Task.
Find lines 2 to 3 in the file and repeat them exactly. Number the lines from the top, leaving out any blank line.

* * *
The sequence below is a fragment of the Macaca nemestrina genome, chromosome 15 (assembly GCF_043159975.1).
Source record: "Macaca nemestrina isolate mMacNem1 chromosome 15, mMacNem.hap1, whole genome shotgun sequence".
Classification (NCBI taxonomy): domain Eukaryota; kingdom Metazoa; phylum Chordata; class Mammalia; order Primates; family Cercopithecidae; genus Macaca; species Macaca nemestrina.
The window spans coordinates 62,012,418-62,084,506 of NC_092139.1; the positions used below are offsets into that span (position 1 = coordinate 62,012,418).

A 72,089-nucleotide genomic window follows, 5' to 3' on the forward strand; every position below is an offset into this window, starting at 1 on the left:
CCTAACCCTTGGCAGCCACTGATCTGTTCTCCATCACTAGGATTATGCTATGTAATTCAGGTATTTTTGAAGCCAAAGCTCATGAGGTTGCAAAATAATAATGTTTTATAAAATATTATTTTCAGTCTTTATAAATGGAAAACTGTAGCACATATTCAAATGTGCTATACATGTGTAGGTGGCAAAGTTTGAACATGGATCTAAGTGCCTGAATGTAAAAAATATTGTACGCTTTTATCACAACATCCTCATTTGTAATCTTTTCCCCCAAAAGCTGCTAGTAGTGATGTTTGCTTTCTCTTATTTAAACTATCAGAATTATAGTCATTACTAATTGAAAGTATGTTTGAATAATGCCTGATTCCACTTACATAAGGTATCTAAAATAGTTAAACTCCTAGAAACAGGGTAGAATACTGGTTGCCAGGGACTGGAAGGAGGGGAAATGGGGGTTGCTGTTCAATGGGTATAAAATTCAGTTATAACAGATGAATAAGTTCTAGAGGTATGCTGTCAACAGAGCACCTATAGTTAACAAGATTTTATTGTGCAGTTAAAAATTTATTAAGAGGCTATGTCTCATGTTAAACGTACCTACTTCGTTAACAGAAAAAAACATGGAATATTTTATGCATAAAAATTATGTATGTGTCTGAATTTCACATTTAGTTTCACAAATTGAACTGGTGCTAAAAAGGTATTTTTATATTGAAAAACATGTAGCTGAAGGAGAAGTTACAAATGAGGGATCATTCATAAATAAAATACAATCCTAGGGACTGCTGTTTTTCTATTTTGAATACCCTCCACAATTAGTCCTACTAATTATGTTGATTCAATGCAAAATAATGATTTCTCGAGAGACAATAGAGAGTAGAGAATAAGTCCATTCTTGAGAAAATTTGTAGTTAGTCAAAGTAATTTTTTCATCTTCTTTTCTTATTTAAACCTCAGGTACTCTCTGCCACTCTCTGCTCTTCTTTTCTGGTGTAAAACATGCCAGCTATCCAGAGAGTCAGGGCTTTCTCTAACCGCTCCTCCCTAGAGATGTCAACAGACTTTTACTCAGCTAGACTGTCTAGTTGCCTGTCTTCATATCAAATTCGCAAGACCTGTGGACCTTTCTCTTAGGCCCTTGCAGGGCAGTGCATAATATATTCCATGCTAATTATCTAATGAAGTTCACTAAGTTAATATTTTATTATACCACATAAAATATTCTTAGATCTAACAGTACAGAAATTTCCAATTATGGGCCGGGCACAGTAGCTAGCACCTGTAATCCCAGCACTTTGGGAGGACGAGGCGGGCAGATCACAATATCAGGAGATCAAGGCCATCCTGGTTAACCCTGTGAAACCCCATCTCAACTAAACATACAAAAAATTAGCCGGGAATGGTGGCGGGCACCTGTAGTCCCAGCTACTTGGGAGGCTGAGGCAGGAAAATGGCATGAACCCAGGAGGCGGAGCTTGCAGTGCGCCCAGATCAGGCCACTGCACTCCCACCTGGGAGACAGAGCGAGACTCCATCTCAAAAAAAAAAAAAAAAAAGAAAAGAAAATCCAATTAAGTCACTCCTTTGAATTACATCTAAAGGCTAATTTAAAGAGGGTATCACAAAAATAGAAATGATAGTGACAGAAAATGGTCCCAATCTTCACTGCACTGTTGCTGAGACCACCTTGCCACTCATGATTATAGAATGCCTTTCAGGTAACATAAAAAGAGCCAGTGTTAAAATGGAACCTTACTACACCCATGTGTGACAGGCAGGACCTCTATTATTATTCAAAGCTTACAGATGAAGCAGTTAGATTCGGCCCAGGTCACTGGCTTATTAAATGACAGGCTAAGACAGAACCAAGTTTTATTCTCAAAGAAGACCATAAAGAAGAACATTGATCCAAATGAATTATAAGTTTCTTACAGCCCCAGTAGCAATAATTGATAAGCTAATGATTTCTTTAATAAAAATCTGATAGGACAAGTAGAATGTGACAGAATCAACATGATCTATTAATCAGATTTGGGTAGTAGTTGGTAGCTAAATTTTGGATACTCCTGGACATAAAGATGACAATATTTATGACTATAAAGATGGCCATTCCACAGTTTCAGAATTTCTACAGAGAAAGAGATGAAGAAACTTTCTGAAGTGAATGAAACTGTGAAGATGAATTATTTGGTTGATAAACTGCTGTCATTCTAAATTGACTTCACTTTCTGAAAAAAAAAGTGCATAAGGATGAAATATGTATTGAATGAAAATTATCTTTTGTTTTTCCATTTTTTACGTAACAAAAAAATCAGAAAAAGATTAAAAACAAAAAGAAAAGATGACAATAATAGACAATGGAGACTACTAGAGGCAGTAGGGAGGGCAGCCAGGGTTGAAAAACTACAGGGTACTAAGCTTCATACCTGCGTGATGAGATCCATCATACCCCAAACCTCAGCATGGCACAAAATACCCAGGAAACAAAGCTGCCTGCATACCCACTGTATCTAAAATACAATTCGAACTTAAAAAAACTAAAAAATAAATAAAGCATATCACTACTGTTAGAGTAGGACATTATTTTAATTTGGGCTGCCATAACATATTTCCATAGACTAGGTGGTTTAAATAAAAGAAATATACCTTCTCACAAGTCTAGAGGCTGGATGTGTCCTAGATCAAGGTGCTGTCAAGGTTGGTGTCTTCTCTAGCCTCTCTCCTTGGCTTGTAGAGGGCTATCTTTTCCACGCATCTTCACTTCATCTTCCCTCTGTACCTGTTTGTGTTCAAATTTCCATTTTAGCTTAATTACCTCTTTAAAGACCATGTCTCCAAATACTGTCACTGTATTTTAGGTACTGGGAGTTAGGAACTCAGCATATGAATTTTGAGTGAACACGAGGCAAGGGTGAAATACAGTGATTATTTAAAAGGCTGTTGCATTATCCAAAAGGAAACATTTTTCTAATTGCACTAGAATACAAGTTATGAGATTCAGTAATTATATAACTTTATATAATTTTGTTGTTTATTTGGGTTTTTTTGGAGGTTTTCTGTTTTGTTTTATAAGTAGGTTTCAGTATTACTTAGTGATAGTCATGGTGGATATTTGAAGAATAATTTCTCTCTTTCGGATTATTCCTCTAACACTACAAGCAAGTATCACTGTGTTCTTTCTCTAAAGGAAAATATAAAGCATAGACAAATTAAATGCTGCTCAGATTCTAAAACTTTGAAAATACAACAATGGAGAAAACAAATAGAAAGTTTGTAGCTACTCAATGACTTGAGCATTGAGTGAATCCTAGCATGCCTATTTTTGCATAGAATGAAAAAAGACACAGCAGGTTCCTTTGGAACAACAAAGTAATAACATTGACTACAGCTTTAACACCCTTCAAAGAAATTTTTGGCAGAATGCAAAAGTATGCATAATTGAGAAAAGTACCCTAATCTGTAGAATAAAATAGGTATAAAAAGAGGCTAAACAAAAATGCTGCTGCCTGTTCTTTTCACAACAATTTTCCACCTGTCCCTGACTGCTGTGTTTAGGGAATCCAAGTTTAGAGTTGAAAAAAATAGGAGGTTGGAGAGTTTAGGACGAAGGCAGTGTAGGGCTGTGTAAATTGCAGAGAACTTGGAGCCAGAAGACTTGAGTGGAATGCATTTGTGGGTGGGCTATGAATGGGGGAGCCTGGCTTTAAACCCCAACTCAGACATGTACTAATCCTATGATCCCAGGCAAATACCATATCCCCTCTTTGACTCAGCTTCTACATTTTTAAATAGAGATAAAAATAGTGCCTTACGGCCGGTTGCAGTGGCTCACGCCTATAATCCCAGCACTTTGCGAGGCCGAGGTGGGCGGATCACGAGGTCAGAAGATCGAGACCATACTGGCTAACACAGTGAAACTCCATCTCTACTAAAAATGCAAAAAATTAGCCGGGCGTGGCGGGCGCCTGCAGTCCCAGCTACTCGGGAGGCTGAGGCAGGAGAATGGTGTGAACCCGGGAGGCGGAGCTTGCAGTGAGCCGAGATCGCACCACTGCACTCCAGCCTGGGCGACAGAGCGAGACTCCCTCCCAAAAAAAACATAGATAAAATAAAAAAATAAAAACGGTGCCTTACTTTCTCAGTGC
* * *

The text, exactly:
Source record: "Macaca nemestrina isolate mMacNem1 chromosome 15, mMacNem.hap1, whole genome shotgun sequence".
Classification (NCBI taxonomy): domain Eukaryota; kingdom Metazoa; phylum Chordata; class Mammalia; order Primates; family Cercopithecidae; genus Macaca; species Macaca nemestrina.